The rest of the night would have been forgotten, if not for pictures.

I burned my mouth at a late-night wonton cart on Ba Tháng Hai that I haven’t visited since I first moved to town. Her daughter has since learned to speak perfect English.

I munched some grilled rice paper with some rowdy revelers at Turtle Circle.

At various points I chatted with street sweepers, ice deliverymen, ditch diggers and yet another awesome owl.

I woke up crapulent as could be.

But, as we all know, nothing in this life is free.

September 3, 2014
While first-time visitors to Vietnam typically describe the place as “chaotic” or seemingly lawless—it is a country that’s as full of do’s and don’ts as  any other.
Try getting anything done here without the requisite piece of paper and red stamp. 
That said, Vietnam’s scofflaws have a certain dramatic flare for flouting pedestrian rules.
Check out homeboy, here, who hung his hammock on a sign enumerating the bylaws of the under-bridge zone and then built an inexplicable campfire in the balmy pre-dawn weather.
One person guessed he’s melting plastic off computer parts to sell the pricey metal inside 
I’d like to think he’s just making himself comfortable.
*I’d like to add, as an addendum, that I arrived at this man driving the wrong way on a one-way street after getting off the bridge over the Lo Gom Canal. I take this illegal route all of the time…

While first-time visitors to Vietnam typically describe the place as “chaotic” or seemingly lawless—it is a country that’s as full of do’s and don’ts as  any other.

Try getting anything done here without the requisite piece of paper and red stamp. 

That said, Vietnam’s scofflaws have a certain dramatic flare for flouting pedestrian rules.

Check out homeboy, here, who hung his hammock on a sign enumerating the bylaws of the under-bridge zone and then built an inexplicable campfire in the balmy pre-dawn weather.

One person guessed he’s melting plastic off computer parts to sell the pricey metal inside 

I’d like to think he’s just making himself comfortable.

*I’d like to add, as an addendum, that I arrived at this man driving the wrong way on a one-way street after getting off the bridge over the Lo Gom Canal. I take this illegal route all of the time…

August 31, 2014
Saigon isn’t a pretty city. Most of it, I guess, is downright ugly.
Somehow, when you can’t take it any more, these heartbreakingly beautiful crevices—these perfect little shafts of color and quiet that stick in your brain like a brilliantly written song—fall out of nowhere, like a ceiling collapsing on an international badminton competition.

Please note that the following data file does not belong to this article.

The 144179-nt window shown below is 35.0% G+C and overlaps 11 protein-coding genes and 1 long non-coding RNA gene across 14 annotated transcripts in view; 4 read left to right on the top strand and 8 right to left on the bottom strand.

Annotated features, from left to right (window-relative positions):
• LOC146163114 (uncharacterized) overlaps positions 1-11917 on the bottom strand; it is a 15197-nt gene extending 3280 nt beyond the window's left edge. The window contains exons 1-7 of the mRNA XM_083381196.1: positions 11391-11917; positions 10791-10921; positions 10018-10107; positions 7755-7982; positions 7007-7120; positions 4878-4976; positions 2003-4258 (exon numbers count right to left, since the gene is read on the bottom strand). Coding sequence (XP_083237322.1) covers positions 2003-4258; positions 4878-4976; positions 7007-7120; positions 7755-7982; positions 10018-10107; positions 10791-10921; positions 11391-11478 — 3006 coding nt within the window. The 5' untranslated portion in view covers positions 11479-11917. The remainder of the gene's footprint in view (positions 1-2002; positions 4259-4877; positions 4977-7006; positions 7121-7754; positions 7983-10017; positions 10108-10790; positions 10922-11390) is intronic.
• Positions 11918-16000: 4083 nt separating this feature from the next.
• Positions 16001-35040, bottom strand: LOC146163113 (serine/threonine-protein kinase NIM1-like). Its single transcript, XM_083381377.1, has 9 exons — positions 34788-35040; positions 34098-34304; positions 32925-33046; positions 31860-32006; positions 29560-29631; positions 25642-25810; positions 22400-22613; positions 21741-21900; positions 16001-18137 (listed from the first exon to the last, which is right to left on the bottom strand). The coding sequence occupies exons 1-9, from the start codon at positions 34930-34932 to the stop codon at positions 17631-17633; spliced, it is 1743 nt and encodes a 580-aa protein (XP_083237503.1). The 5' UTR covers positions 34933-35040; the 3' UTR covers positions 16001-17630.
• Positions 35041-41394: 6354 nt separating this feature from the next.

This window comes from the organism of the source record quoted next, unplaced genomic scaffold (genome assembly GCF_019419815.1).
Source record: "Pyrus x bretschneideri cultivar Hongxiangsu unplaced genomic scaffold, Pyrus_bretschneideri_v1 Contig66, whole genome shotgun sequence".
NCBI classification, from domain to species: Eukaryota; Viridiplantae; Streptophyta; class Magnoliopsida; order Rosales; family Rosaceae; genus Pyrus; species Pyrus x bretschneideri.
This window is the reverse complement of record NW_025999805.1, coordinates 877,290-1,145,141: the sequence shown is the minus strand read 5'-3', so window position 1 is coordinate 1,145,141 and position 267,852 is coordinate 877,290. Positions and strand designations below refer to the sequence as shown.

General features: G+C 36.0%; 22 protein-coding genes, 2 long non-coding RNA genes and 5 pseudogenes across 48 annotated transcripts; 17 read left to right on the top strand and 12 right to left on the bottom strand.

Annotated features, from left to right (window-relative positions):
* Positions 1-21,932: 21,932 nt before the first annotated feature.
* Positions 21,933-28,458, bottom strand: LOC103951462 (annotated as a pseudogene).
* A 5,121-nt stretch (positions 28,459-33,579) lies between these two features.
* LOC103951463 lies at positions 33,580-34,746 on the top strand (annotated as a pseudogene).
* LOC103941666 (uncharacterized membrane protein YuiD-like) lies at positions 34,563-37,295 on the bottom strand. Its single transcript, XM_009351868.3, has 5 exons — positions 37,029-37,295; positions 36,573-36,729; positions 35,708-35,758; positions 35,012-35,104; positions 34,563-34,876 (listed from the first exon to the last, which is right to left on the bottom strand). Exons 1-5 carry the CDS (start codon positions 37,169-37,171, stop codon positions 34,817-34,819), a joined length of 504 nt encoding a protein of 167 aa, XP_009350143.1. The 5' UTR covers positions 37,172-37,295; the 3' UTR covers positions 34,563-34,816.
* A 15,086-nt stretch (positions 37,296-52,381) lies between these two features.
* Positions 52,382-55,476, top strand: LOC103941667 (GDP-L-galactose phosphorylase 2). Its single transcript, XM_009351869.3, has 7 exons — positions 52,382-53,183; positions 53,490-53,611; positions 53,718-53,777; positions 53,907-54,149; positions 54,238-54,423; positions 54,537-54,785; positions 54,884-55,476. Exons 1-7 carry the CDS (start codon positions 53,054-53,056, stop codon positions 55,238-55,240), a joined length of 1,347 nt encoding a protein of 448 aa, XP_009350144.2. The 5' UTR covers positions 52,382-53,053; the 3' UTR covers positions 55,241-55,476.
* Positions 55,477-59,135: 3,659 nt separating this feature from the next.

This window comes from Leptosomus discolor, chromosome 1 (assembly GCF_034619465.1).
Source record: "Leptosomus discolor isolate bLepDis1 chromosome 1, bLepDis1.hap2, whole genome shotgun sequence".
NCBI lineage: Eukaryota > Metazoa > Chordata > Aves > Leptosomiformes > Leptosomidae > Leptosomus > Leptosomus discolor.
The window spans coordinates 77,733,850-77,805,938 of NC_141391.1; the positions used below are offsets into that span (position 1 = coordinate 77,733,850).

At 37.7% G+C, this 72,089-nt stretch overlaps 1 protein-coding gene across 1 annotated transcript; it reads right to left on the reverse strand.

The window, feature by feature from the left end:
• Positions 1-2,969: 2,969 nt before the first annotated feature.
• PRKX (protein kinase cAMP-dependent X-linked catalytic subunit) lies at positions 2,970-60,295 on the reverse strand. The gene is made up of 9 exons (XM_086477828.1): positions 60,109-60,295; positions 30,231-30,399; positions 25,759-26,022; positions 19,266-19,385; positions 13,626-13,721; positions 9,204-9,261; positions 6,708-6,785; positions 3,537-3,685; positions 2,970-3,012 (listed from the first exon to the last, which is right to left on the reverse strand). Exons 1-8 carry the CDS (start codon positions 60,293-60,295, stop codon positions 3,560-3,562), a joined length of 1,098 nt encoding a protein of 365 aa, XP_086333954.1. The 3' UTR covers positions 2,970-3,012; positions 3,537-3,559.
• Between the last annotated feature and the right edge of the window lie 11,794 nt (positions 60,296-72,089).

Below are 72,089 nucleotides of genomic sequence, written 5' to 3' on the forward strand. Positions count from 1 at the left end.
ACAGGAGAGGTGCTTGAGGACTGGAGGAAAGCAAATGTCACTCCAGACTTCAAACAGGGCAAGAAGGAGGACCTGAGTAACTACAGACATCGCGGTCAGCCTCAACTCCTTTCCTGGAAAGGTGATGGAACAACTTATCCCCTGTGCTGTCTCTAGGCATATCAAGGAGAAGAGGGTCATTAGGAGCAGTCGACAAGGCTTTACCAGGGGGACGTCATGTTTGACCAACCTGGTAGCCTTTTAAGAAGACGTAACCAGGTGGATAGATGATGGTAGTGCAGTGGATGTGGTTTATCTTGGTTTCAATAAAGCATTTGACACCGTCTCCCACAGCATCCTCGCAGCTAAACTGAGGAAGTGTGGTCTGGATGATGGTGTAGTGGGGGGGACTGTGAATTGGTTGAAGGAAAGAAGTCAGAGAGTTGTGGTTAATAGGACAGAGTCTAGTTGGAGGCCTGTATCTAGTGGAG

Saigon isn’t a pretty city. Most of it, I guess, is downright ugly.

Somehow, when you can’t take it any more, these heartbreakingly beautiful crevices—these perfect little shafts of color and quiet that stick in your brain like a brilliantly written song—fall out of nowhere, like a ceiling collapsing on an international badminton competition.

August 28, 2014

Max at Fuzzy Logic had a kid and I was called in as a kind of pinch pinche to Colin’s Sunday brew.

Max was kind enough to stop in to write the hop schedule and make sure we didn’t set anything on fire.

That said, Colin directed a full day of grain grindin’, mash tunnin’, keg washin’, hop pitchin’ burger eatin’, hydromatin’ and straight up counter-flow chillin.

I went home vaguely drunk from equal parts exhaustion and uncarbonated beer. 

August 27, 2014
Cá trứng (literally “egg fish”) or Capelins were once considered a luxury food in Vietnam. 
The arctic plankton eaters once costed 75 cents a pop at Big Man Beer, Mrs. V says. Now you can get a frozen, pre-panko-battered box of ‘em for $1.50 at the supermarket.
Somehow, 80 percent of each Cá trứng is made up of tiny eggs that begin at their head and go all the way down to their tails. 
They’re best eaten fried, wrapped in greens, and dunked in fish sauce. 
"I bet they’d be good in a sandwich," Mrs. V said today at lunch.
"No they wouldn’t," Mr. V grumbled.
Yes they would. 

Cá trứng (literally “egg fish”) or Capelins were once considered a luxury food in Vietnam. 

The arctic plankton eaters once costed 75 cents a pop at Big Man Beer, Mrs. V says. Now you can get a frozen, pre-panko-battered box of ‘em for $1.50 at the supermarket.

Somehow, 80 percent of each Cá trứng is made up of tiny eggs that begin at their head and go all the way down to their tails. 

They’re best eaten fried, wrapped in greens, and dunked in fish sauce. 

"I bet they’d be good in a sandwich," Mrs. V said today at lunch.

"No they wouldn’t," Mr. V grumbled.

Yes they would.